Governor Newsom Announces California’s Blueprint for a Safer Economy
This afternoon, Governor Newsom announced new guidelines for California’s response to COVID-19, called the Blueprint for a Safer Economy. These guidelines replace the County Data Monitoring List for determining what businesses can and cannot open.
The Blueprint for a Safer Economy is based on a 4-tier system, seen in the image below. Each county will fall into one of four colored tiers – Purple (Widespread), Red (Substantial), Orange (Moderate) and Yellow (Minimal) – based on how prevalent COVID-19 is in each county and the extent of community spread. That color will indicate how sectors can operate. For example, in the Purple (Widespread) tier where the disease is widespread, restaurants can only operate outdoors. But once a county has achieved a lower level of disease transmission and moved into the Red (Substantial) tier, restaurants can operate with 25 percent capacity indoors or 100 patrons, whichever is fewer.
Data is reviewed weekly and tiers are updated on Tuesdays. Counties can only move one tier at a time and must remain in their tier for at least three weeks before moving forward. They must also meet the next tier’s criteria for two consecutive weeks before progressing. Conversely, if a county’s metrics worsen for two consecutive weeks, it will be assigned to a more restrictive tier. Public health officials will be constantly monitoring data and can step in if deemed necessary, such as a spike in ICU and/or hospitalization rates. The first weekly assessment will be on September 8th.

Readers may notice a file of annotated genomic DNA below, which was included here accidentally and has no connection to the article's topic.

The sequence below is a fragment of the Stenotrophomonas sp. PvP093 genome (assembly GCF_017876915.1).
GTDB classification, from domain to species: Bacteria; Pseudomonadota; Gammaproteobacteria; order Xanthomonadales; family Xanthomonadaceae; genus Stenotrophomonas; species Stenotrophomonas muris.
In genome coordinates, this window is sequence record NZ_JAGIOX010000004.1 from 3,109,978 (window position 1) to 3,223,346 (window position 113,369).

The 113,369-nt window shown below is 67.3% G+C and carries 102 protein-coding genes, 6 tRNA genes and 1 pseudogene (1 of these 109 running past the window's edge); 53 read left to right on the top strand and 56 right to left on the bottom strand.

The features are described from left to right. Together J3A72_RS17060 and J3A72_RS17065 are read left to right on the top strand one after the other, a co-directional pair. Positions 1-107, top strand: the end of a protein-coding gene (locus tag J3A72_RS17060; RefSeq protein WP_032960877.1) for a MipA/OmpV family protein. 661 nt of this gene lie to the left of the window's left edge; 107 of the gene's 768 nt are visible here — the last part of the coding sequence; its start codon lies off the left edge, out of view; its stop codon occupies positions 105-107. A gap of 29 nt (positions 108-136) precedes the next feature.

Current county count per tier:
1. Widespread – 38 Counties
2. Substantial – 9 Counties
3. Moderate – 8 counties
4. Minimal – 3 counties
Initial step applied on August 28, 2020:
Each county is assigned to a tier based on an adjusted case rate and test positivity from the prior two reporting periods. If a county’s case rate and test positivity measure fall into two different tiers, the county will be assigned the more restrictive tier. This tier status will be effective on Monday, August 31, 2020.
If a county is initially assigned to Purple Tier 1 and has met the criteria for a less restrictive tier the prior week, the county only needs to meet the criteria for a less restrictive tier for one more week to move to the Red Tier 2. (For the September 8, 2020 assignment, a county does not need to remain in the Purple Tier 1 for three weeks. For all subsequent assessments, a county must remain in a tier for three weeks and meet the criteria to advance as described above.)